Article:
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What's the difference between internetworking and VPN in a microscopic view.

  1. Jul 11, 2010 #1
    As the title says...
    Basically, VPN has the IP tunnel between the sites which shares the same interest,but I wonder how it is different from conventional internetworking. It just delivers the packet from one end of IP tunnel to the other end of it by using the same method as IP protocol, so that I'm not quite sure what is the peculiarity of VPN comparing to the internetworking from a microscopic view and what makes it more secured than the regular internet since IP packet is anyway going through the public network.
    Could anyone explain the difference ?
     
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  3. Jul 11, 2010 #2

    mgb_phys

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    internetworking is connecting a LAN to the larger network.
    VPN is connecting two (or more) LANS privately through an internetwork connection.

    Generally the VPN would also be encrypted.
     
  4. Jul 11, 2010 #3
    Thanks, but my question is how does it make it privately. As you know, the IP datagram with VPN goes through the public networks along the way like the conventional IP and what makes it more secured, while the VPN uses the same IP protocol.
    And as for encryption, how does all the routers in between can figure out where to forward if the entire packet was encrypted ? Or if only payload gets encrypted, the internetworking should be able to do the same thing as well, so I'm puzzled how it is the advantage over the internetworking.
     
    Last edited: Jul 11, 2010
  5. Jul 11, 2010 #4

    mgb_phys

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    The bit that makes it a VPN is mostly the routers at each end so that local machine 1 calling local machine 2 doesn't need to know that the data goes over the internet.
    This is really no different from a routers job on your local nework, your laptop on wifi connecting to your desktop doesn't need to know which cable it's on - the router handles that.

    Only the packet contents are encrypted, the routing information is added by each step in the router chain, this isn't encrypted (there are ways of encrypting the routing but thats another story)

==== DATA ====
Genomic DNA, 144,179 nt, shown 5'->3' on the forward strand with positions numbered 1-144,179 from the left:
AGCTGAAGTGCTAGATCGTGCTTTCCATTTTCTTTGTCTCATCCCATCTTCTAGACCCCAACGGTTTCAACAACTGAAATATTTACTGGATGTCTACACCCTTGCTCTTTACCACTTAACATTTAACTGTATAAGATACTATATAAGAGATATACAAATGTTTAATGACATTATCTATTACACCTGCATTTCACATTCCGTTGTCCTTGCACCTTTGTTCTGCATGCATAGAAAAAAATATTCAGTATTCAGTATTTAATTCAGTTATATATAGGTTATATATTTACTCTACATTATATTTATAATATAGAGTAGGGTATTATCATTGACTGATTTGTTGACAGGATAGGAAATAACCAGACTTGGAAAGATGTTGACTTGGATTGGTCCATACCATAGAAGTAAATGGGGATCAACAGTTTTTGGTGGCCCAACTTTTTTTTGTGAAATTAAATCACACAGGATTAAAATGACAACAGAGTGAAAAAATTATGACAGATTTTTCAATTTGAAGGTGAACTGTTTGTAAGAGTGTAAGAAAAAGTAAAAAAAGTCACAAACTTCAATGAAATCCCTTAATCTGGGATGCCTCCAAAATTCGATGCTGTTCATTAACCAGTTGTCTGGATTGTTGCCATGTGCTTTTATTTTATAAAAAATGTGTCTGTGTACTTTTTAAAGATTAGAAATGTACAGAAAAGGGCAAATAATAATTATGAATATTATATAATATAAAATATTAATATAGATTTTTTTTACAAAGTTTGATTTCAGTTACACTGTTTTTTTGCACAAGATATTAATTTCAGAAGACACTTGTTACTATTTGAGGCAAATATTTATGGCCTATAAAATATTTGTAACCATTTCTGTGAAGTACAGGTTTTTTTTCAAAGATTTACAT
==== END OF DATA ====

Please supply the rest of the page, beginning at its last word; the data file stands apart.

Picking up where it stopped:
The advantage of just putting all your machines on the internet, is both security (the packets are encrypted) and using less internet address - you only need one gobal address for each LAN, not one for every single machine.
     
  6. Jul 11, 2010 #5
    Does that mean the router to router on VPN is a direct connection without any other networks in between ? My understanding is the packet via VPN goes through a multiple netwoks(routers) placed along the way between the sending LAN and receiving LAN.

    Shouldn't regular internetworking be able to do the same thing since payload has nothing to do with routing, and if so, what is the advantage of VPN encryption over the conventional IP ?
     
    Last edited: Jul 12, 2010
  7. Jul 12, 2010 #6

    mgb_phys

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    Yes once the packet goes onto the internet it gets routed like any other packet.
    The important part is that once it gets to the LAN at the other end, that router makes it look like it came from the same lan, and any traffic back to any of the machines on the same lan that are actually at the other site gets passed back through the router


    Yes, the VPN simply adds a bit more header to allow the destination to know details about the sender network, normally when you connect to PF the PF web server doesn't know (or need to know) anythign about your internal LAN - it only knows the route back to your router.

    So everybody else on the internet can't read the contents of those packets.
    The VPN also allows connections to be identified once at the router so every program that uses the network, eg network printers, don't all need to be secured against everyone on the internet
     
  8. Jul 12, 2010 #7
    Thank you.

    I just looked up the packet format of VPN and found that the packet is actually double wrapped. Inner packet is the conventional IP packet with IP address of the destination host in its header, and outer packet has the header that specifies the address of the target router. I found your second point makes sense because, with the VPN packet format, the inner packet can be encrypted and no one outside can see the detailed header info to the target host, let alone payload, except IP address of the target router.
     
    Last edited: Jul 12, 2010
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